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Posted: 4/25/2014 3:13:18 PM EDT
I'm interested in purchasing a used ACOG from a fellow Arfcommer but I'm wonder how long the tritium stays bright. I called Trijicon  to find out how much a "tune up" cost and for a second owner its 575.00!!
Thanks.
Link Posted: 4/25/2014 3:16:47 PM EDT
Depends a lot on the concentration they use, and how much total mass of tritium makes it into the paint.

My factory Glock night sights have lasted roughly ten years before I felt they needed replacing, but that may be totally unrelated to how much tritium makes it into an ACOG.
Link Posted: 4/25/2014 3:19:28 PM EDT
tritium half life is 12.3 years.
Link Posted: 4/25/2014 3:19:42 PM EDT
IIRC Tritium has a half life of 12 years.
Link Posted: 4/25/2014 7:28:44 PM EDT
Thanks for the info guys.
Link Posted: 4/25/2014 7:35:36 PM EDT
Considering a model with the fiber optic?  That fiber optic is pretty damn effective....  You probably won't notice the dim tritium unless you're in a dark building 3,000 miles from civilization on an overcast night during a new moon.
Link Posted: 4/25/2014 7:42:25 PM EDT
[Last Edit: 4/25/2014 7:43:11 PM EDT by TexasRifleman1985]
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Originally Posted By Circuits:
Depends a lot on the concentration they use, and how much total mass of tritium makes it into the paint.
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What paint?

The tritium is a gas kept in a pressurized glass vial coated internally with phosphorus.




OP: They become less than ideal to use in 10-15 years. The green ones tend to remain useful longer it seems, probably because your eyes can see it better.
Link Posted: 4/25/2014 8:10:45 PM EDT
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Originally Posted By ponger:
tritium half life is 12.3 years.
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Even if you assume that the light output is half its original amount when the tritium has decayed to half its original amount, the perceived brightness is still considerably more than half the original perceived brightness.

Perceived brightness is more of a logarithmic function than an linear one: A 50 percent reduction in light output power is barely noticeable to the human eye.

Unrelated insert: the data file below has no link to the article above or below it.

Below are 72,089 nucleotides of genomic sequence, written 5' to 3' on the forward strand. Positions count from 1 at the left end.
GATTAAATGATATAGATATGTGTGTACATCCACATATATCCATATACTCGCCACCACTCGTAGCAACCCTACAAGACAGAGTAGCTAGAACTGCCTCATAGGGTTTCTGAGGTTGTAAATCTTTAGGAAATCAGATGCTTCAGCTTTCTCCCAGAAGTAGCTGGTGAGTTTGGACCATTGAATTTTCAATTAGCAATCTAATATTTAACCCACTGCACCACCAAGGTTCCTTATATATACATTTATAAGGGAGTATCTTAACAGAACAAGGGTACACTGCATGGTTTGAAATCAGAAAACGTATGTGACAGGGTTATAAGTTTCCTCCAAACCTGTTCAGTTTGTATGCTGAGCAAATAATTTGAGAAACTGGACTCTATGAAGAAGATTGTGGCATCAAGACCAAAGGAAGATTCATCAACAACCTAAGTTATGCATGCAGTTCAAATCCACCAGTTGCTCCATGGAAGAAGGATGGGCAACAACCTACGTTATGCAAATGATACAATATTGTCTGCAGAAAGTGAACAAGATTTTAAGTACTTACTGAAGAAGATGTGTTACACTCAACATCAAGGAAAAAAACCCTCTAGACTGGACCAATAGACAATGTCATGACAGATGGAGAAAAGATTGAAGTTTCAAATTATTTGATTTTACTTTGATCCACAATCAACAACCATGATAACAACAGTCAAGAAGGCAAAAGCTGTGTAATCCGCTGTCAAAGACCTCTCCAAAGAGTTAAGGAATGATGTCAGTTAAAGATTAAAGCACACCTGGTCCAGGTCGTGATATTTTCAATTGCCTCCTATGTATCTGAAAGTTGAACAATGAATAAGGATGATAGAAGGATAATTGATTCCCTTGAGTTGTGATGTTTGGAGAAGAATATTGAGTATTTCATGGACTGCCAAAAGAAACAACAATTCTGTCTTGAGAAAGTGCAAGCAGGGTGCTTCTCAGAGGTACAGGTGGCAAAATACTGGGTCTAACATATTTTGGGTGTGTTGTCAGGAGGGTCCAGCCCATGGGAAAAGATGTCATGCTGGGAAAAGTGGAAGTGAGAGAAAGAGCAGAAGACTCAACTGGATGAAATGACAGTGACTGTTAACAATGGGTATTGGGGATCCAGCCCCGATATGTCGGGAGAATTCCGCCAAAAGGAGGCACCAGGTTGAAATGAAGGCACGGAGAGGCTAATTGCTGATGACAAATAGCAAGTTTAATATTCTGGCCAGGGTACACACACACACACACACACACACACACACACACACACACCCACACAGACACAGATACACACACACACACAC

Link Posted: 4/25/2014 8:14:21 PM EDT
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Originally Posted By Skibane:


Even if you assume that the light output is half its original amount when the tritium has decayed to half its original amount, the perceived brightness is still considerably more than half the original perceived brightness.

Perceived brightness is more of a logarithmic function than an linear one: A 50 percent reduction in light output power is barely noticeable to the human eye.
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Originally Posted By Skibane:
Originally Posted By ponger:
tritium half life is 12.3 years.


Even if you assume that the light output is half its original amount when the tritium has decayed to half its original amount, the perceived brightness is still considerably more than half the original perceived brightness.

Perceived brightness is more of a logarithmic function than an linear one: A 50 percent reduction in light output power is barely noticeable to the human eye.


And I agree.
I have a 1911 with tritium mepro sights that is ten years old and the sights are still extremely visible.
Link Posted: 4/25/2014 8:16:19 PM EDT
The serial number can be used to determine when it was built.
Link Posted: 4/25/2014 8:16:37 PM EDT
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Originally Posted By pilotman:
Considering a model with the fiber optic?  That fiber optic is pretty damn effective....  You probably won't notice the dim tritium unless you're in a dark building 3,000 miles from civilization on an overcast night during a new moon.